David LaChapelle, who was born and raised in rural Connecticut, got his start in the feverish art scene of 1980s New York. After a rough few years — he lost his boyfriend in the decade’s AIDS epidemic — he was invited by Andy Warhol to shoot for Interview magazine.
Over the next 18 years, he became one of the world’s top celebrity photographers, with work that was intensely colorful and irreverent. In one photo, he branded the rapper Lil’ Kim’s naked body with Louis Vuitton logos; in another, he portrayed Michael Jackson as Jesus.
It was the kind of glamorous life that many would have milked for as long as possible. But in 2006, LaChapelle retired from commercial photography and moved to Maui, where he lives on an 18-acre farm that produces goat’s milk and 10 different types of chili peppers.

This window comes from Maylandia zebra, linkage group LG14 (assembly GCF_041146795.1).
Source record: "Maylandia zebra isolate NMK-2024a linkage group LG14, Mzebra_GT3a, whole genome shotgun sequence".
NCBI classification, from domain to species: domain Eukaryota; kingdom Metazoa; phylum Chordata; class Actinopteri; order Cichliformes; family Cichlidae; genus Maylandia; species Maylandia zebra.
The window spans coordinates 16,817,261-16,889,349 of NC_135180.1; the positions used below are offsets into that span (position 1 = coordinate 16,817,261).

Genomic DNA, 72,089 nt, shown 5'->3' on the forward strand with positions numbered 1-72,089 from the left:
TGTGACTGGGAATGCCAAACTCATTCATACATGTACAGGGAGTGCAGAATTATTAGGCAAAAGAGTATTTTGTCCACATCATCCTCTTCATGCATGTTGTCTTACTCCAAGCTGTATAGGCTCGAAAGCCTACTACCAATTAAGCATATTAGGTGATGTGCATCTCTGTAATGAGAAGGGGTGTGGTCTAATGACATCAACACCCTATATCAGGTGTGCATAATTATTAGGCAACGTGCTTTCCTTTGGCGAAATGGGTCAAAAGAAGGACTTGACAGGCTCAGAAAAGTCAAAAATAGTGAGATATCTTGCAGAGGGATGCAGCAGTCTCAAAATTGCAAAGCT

“I wanted to do some work specifically for China and inspired by it, kind of like China seen through Western eyes,” says LaChapelle, who has recently won a new generation of admirers in Asia. He considers Lee a particularly potent symbol, given the way he transcended cultural barriers to become an international star.
Perhaps the most interesting work is “Bruce Lee,” which pays homage to the Chinese-American kung fu film star with a series of three hyper-saturated photographs. Though the photos appear to be digital collages, they were created almost entirely on set, using a variety of props and backdrops.